Over the last 20 years, I have been learning about the vastness and richness of technology management, how far and how sophisticated it has been developed by companies global and local, small and big. However, most of this work is in pockets, developed more of an art form than management science and thus not large scale practiced. While all companies are managing technology in some formats, only a few companies use a comprehensive model framework for technology management.
While starting JamBuster's team for outsourcing in 2004, we first started looking at applying a technology management framework to form the team. In 2007, when we were to build an 80 people captive for a North American telecom leader, the question of technology management framework showed up again. But the need of technology management framework became even louder when we started to focus on developing our own software product portfolio. Trying to answer these questions, led us to develop a simpler framework for software product company. However as we started to apply it, it became clear that we may have stumbled upon a more generic framework that lends itself to all complex product technology management.
JamBuster Technology Management Framework (JBTMF) has four elements:
Simply said, Technology Strategy is a statement of how a company wants to support its marketing focus through its technology efforts. The technology strategy is the first element in the technology management model. It is the very first question, a company must answer to develop its technology framework. It is the key element in that it is the base that will guide all other three elements. To appreciate the impact of technology strategy on the other elements, let us look at an example of how different companies in the same pharmaceutical market can have very different technology strategies.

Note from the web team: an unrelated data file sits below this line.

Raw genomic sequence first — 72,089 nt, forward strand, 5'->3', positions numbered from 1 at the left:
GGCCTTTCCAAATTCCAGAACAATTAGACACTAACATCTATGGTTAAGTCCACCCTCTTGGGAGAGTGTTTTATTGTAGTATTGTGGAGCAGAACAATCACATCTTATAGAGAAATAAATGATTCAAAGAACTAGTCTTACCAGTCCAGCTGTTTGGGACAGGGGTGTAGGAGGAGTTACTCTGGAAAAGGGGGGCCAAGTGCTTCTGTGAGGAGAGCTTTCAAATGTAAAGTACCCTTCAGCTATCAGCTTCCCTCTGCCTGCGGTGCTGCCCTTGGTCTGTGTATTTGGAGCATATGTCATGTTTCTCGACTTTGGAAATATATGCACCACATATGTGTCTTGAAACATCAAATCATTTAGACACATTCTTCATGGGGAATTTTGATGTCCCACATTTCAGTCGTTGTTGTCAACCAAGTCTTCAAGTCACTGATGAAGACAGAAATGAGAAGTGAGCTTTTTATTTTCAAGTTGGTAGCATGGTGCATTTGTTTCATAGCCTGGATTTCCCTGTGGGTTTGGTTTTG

For a pharmaceutical startup, technology strategy could be to develop small molecule drug candidates for anti-cancer, around some research they have purchased from a medical university. For an established pharmaceutical giant, the strategy may be to partly develop its own drug candidates but mostly to buy such drug candidates from startups. For generic manufacturers, the strategy will be to develop generic drug copies of the proven drugs.
Thus different companies focus their technology efforts differently, based on their competencies, perceived advantages and disadvantages, and marketplace understanding and presence.
To achieve this all important corporate technology strategy, organizations need the correct mix of people, who will ensure that through research and development choices, these strategies will be achieved. At JamBuster, we like to call this correct team mix - the Dream Team!
People with complimentary competencies (education or training) and knowledge base (gained through work experience) form the Dream Team. To see how different technology team compositions are required to successfully achieve technology strategy in the same market and broad technology, let us go back to earlier pharmaceutical R&D example.